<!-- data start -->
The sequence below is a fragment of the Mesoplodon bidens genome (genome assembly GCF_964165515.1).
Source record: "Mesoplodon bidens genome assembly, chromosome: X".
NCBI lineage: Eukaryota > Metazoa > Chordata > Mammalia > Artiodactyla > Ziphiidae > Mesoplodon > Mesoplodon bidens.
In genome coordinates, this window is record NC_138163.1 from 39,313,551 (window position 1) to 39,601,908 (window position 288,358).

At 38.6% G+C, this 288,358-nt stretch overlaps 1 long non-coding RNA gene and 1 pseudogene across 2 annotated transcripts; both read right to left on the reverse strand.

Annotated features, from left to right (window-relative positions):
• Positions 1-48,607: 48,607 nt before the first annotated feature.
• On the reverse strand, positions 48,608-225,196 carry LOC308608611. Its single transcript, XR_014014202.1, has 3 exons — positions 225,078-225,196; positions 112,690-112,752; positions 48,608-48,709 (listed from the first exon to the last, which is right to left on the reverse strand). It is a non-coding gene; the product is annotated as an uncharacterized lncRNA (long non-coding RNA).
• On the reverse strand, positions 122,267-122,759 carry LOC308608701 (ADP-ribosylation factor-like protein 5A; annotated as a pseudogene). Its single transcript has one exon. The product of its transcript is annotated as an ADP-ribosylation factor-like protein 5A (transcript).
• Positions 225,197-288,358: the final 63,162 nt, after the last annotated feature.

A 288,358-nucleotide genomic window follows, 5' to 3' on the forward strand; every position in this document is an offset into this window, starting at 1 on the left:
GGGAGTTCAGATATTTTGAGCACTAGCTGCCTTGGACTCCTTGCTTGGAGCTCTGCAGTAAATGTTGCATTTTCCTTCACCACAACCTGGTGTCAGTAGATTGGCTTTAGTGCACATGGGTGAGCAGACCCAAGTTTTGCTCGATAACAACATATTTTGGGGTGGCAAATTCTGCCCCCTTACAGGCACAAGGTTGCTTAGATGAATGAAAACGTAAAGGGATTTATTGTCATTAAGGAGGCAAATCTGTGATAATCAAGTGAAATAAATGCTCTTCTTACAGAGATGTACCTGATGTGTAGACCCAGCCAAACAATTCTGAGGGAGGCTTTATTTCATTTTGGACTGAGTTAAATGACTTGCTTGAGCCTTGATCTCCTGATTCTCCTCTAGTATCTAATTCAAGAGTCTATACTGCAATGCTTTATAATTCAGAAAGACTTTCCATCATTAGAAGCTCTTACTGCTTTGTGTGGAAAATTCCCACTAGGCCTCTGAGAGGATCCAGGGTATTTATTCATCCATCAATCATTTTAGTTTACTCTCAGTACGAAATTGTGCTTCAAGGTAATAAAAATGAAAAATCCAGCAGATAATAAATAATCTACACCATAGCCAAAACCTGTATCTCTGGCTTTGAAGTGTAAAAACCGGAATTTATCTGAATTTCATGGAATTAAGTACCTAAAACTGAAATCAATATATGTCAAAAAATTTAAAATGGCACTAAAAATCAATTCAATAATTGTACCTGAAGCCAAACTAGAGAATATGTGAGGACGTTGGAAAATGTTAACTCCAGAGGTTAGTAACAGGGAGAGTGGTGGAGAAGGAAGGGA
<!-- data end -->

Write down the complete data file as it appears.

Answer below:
The sequence below is a fragment of the Mesoplodon bidens genome (genome assembly GCF_964165515.1).
Source record: "Mesoplodon bidens genome assembly, chromosome: X".
NCBI lineage: Eukaryota > Metazoa > Chordata > Mammalia > Artiodactyla > Ziphiidae > Mesoplodon > Mesoplodon bidens.
In genome coordinates, this window is record NC_138163.1 from 39,313,551 (window position 1) to 39,601,908 (window position 288,358).

At 38.6% G+C, this 288,358-nt stretch overlaps 1 long non-coding RNA gene and 1 pseudogene across 2 annotated transcripts; both read right to left on the reverse strand.

Annotated features, from left to right (window-relative positions):
• Positions 1-48,607: 48,607 nt before the first annotated feature.
• On the reverse strand, positions 48,608-225,196 carry LOC308608611. Its single transcript, XR_014014202.1, has 3 exons — positions 225,078-225,196; positions 112,690-112,752; positions 48,608-48,709 (listed from the first exon to the last, which is right to left on the reverse strand). It is a non-coding gene; the product is annotated as an uncharacterized lncRNA (long non-coding RNA).
• On the reverse strand, positions 122,267-122,759 carry LOC308608701 (ADP-ribosylation factor-like protein 5A; annotated as a pseudogene). Its single transcript has one exon. The product of its transcript is annotated as an ADP-ribosylation factor-like protein 5A (transcript).
• Positions 225,197-288,358: the final 63,162 nt, after the last annotated feature.

A 288,358-nucleotide genomic window follows, 5' to 3' on the forward strand; every position in this document is an offset into this window, starting at 1 on the left:
GGGAGTTCAGATATTTTGAGCACTAGCTGCCTTGGACTCCTTGCTTGGAGCTCTGCAGTAAATGTTGCATTTTCCTTCACCACAACCTGGTGTCAGTAGATTGGCTTTAGTGCACATGGGTGAGCAGACCCAAGTTTTGCTCGATAACAACATATTTTGGGGTGGCAAATTCTGCCCCCTTACAGGCACAAGGTTGCTTAGATGAATGAAAACGTAAAGGGATTTATTGTCATTAAGGAGGCAAATCTGTGATAATCAAGTGAAATAAATGCTCTTCTTACAGAGATGTACCTGATGTGTAGACCCAGCCAAACAATTCTGAGGGAGGCTTTATTTCATTTTGGACTGAGTTAAATGACTTGCTTGAGCCTTGATCTCCTGATTCTCCTCTAGTATCTAATTCAAGAGTCTATACTGCAATGCTTTATAATTCAGAAAGACTTTCCATCATTAGAAGCTCTTACTGCTTTGTGTGGAAAATTCCCACTAGGCCTCTGAGAGGATCCAGGGTATTTATTCATCCATCAATCATTTTAGTTTACTCTCAGTACGAAATTGTGCTTCAAGGTAATAAAAATGAAAAATCCAGCAGATAATAAATAATCTACACCATAGCCAAAACCTGTATCTCTGGCTTTGAAGTGTAAAAACCGGAATTTATCTGAATTTCATGGAATTAAGTACCTAAAACTGAAATCAATATATGTCAAAAAATTTAAAATGGCACTAAAAATCAATTCAATAATTGTACCTGAAGCCAAACTAGAGAATATGTGAGGACGTTGGAAAATGTTAACTCCAGAGGTTAGTAACAGGGAGAGTGGTGGAGAAGGAAGGGA